JUSTIN TOWNES EARLE REVERES AMERICA’S MUSICAL PAST WHILE DEFYING EXPECTATIONS AND OVERCOMING PERSONAL DEMONS

Few young singer/songwriters treat America’s musical past with as much reverence as Nashville native Justin Townes Earle does. But few artists have shrugged off personal baggage to reinvent themselves in such candid ways, either. First, there’s that name: Son of country maverick Steve Earle and godson of legendary folkie Townes Van Zandt, Justin has carried the weight of lofty expectations on his shoulders since birth. In his 32 years, he’s suffered from the same kinds of chemical dependence as Dad and Townes, neither of whom he knew well — his father left his mom when their son was only a toddler, and no one got too close to reclusive alcoholic Van Zandt in the years leading up to his 1997 death.

Yet Justin, at once embracing and shoving away his hidebound tradition, has thrived in a method Steve and Townes would recognize: 
as blue-collar raconteur, barb-tongued iconoclast and an expert interpreter of Americana’s emotional intensity. Justin has recorded six albums of rowdy honky-tonk, horn-laden Memphis soul, rootsy R&B, and sumptuous gospel, yet his last two efforts, 2014’s Single Mothers and the forthcoming Absent Fathers, stand as the most self-assured, stylistically strongest yet. The 22-song collection was recorded together over 10 days, but Earle decided to break it into two parts for both creative and logistical reasons.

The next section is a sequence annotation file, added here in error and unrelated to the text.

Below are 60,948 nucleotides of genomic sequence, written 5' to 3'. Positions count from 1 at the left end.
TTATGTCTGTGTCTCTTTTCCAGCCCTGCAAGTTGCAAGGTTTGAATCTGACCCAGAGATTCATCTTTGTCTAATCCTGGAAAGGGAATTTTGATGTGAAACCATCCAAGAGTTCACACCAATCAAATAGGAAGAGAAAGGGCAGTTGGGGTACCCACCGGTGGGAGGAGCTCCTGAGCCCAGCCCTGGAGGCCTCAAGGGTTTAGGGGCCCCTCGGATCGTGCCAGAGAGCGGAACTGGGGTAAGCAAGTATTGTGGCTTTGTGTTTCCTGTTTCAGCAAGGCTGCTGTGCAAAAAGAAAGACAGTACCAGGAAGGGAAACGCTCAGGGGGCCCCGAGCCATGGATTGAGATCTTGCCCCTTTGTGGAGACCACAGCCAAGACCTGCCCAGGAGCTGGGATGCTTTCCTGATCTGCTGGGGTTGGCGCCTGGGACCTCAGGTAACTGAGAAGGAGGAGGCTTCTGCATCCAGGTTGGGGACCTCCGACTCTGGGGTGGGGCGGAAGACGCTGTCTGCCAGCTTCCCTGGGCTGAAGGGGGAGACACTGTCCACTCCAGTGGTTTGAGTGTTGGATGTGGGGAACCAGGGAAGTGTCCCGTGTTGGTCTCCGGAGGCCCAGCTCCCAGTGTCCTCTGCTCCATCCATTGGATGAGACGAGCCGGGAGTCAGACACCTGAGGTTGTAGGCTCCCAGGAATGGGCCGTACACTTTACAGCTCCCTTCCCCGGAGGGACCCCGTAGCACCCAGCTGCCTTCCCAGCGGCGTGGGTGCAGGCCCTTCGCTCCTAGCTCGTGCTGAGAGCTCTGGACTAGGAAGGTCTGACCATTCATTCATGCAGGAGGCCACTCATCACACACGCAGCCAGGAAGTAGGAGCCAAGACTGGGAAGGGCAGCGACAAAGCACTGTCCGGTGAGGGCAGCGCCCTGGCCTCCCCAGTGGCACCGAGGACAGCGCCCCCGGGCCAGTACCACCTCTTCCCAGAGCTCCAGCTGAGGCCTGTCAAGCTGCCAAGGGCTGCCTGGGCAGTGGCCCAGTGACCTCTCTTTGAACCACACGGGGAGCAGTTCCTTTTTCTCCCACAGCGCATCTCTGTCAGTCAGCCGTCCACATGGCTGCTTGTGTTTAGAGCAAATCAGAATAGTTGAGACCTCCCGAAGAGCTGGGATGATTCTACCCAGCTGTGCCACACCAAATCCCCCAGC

“I wrote it to be a double record, but then I thought about how many double records in the past 20 years I’ve wanted to listen to all the way through,” he tells Folio Weekly. “I’ve never made a record over 35 minutes, and I did that for a very specific reason: That’s the average commute to work, and people listen to music in their cars.”

Taken together, Single Mothers and Absent Fathers might sound like a direct rebuke of his old man. But Justin Townes Earle insists that Steve, who was definitely absent, and his mother, who was definitely single, simply represent prisms through which he’s able to relate his tale of rough-and-tumble living, drug and alcohol addiction, and eventual redemption.

Sober for six years in the late 2000s, in September 2010 he experienced a nervous breakdown and major relapse, spending a night in jail in Indianapolis. He wrote the 2011 album Harlem River Blues while on heroin and suffering from depression and didn’t get clean again until late 2011, after his 13th trip to rehab. In 2013, Earle settled into domestic bliss, marrying the woman he says he’s waited for his entire life. The newly mature outlook suffuses Absent Mothers.

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